There’s No HIFA 2019 & Here’s WHY we’re Conflicted
The mother of all Arts festivals, the Harare International Festival of Arts has announced another break in their programming. I would say I was surprised but sadly I am far from it. In a statement, HIFA’s Executive Director Maria Wilson highlighted that Zimbabwe’s economy and surroundings make a big ‘safe’ bet like HIFA a pretty difficult one to make.
“Zimbabwe is dealing with many important issues, both social and economic. In this context, the Festival cannot responsibly commit to presenting a viable event of the same quality and impact that HIFA is known for this year,” Maria Wilson (HIFA Executive Director)
Speaking of RESPONSIBILITY.
For years HIFA was the wet dream of promoters in the country, an oasis of Art, class and racial cohesion. For a whimsical six days, Harare lit up. The homeless men and unemployed youth were otherwise preoccupied. The city both looked and smelt cleaner. Foreign nationals strewed our pavements with backpacks and unusual fashion. There was, despite any national affliction a good dose of euphoria in the air.
As the years rolled forward a new audience was born, the rise of the Afrollenial middle-class I like to call it. Alas, this birth went on unnoticed. There was no fanfare, no welcome parade. Yet annually, Zimbabwe’s biggest festival visited us. Each new show came with its burdensome pricing; each new line-up became more and more alienating. A break was taken once more in 2016, a few sparse miniature events that involved the ballet, opera and foreign orchestras were thrown sparingly across what felt like an empty year in entertainment.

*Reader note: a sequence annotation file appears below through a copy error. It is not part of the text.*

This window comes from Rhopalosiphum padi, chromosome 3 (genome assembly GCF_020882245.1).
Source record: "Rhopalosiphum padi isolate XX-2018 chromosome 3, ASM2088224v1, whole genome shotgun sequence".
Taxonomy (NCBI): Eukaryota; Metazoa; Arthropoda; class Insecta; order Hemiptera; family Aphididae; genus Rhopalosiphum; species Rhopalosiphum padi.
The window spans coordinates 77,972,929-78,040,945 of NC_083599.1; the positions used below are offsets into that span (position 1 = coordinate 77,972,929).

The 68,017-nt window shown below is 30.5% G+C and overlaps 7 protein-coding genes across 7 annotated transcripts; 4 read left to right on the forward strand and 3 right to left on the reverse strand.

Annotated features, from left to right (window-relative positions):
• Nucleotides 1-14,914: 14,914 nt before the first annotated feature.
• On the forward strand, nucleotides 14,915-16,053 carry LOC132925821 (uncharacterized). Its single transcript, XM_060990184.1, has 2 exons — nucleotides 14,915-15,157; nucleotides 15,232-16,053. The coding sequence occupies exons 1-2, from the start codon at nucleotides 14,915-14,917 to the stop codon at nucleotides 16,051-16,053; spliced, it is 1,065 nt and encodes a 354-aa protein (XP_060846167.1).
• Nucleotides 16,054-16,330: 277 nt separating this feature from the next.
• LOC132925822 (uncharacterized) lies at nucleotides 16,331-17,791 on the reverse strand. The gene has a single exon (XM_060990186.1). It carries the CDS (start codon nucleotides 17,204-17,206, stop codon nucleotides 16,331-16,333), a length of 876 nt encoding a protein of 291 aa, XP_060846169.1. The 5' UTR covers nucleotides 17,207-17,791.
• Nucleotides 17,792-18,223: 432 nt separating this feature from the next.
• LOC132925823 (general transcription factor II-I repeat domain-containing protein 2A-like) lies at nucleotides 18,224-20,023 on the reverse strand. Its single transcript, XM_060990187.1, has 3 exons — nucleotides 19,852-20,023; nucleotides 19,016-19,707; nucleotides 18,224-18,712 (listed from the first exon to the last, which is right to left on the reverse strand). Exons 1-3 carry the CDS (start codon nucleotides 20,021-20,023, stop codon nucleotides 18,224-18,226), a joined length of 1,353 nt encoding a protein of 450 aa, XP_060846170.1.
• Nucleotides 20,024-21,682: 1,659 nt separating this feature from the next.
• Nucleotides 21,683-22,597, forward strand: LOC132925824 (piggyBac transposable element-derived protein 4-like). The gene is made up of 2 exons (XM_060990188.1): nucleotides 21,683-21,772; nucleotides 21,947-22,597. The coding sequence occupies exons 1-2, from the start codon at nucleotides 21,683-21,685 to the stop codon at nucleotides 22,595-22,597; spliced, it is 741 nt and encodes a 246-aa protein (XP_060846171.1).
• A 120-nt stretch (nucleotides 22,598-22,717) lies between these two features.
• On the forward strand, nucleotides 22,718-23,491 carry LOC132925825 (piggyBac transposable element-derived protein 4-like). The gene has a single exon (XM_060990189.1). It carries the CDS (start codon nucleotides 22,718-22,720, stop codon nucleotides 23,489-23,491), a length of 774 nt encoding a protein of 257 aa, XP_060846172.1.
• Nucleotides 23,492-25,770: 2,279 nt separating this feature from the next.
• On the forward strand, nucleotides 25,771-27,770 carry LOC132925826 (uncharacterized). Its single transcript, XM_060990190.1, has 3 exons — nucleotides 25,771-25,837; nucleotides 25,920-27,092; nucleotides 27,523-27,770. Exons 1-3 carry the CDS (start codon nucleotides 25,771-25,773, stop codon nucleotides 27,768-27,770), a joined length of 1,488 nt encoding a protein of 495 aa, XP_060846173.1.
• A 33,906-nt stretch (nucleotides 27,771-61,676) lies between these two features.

2017 came and HIFA, the fair mythical being she was gave us a show filled with prophetic innuendos. Foretelling the new dispensation the theme was titled ‘staging an intervention’.
The year after left us both frazzled and indifferent, there was no magic; save for the waning euphoria borrowed only from the recent political shift. This was the year we chose not to attend the festival simply because its line-up failed to inspire enthusiasm, pun intended.
Despite ALL of this, HIFA Associate Executive Director Tafadzwa Simba estimated past ticket sales to be as high as 40,000 annually and gauged turn-out for the 2918 closing show at 5,000 patrons.
A clear sign that support for the festival is NOT what is in question.
The Festival that refers to itself as “Zimbabwe’s largest arts initiative” and as “widely acknowledged as one of the best arts and culture initiatives on the Continent”; says it will use this time to work on other projects in schools while planning for a big anniversary showcase from 28 April to 3 May 2020.
We get that hosting a multi-faceted festival of HIFA’s magnitude in Zimbabwe is…complex but black-owned, younger, lesser financed ‘initiatives’ like Unplugged, The Cook-Off, Vic Falls Carnival are towing the line despite this. We don’t see them retreating to a corner simply because ‘things got hard’. I realize how condescending and over-simplified this view seems and that’s okay. It is almost as simple as three things; Programming, Models and (forgotten) Audiences.
We are not upset because our fair maiden is struggling; we are sad because time and time again she has chosen NOT to adapt.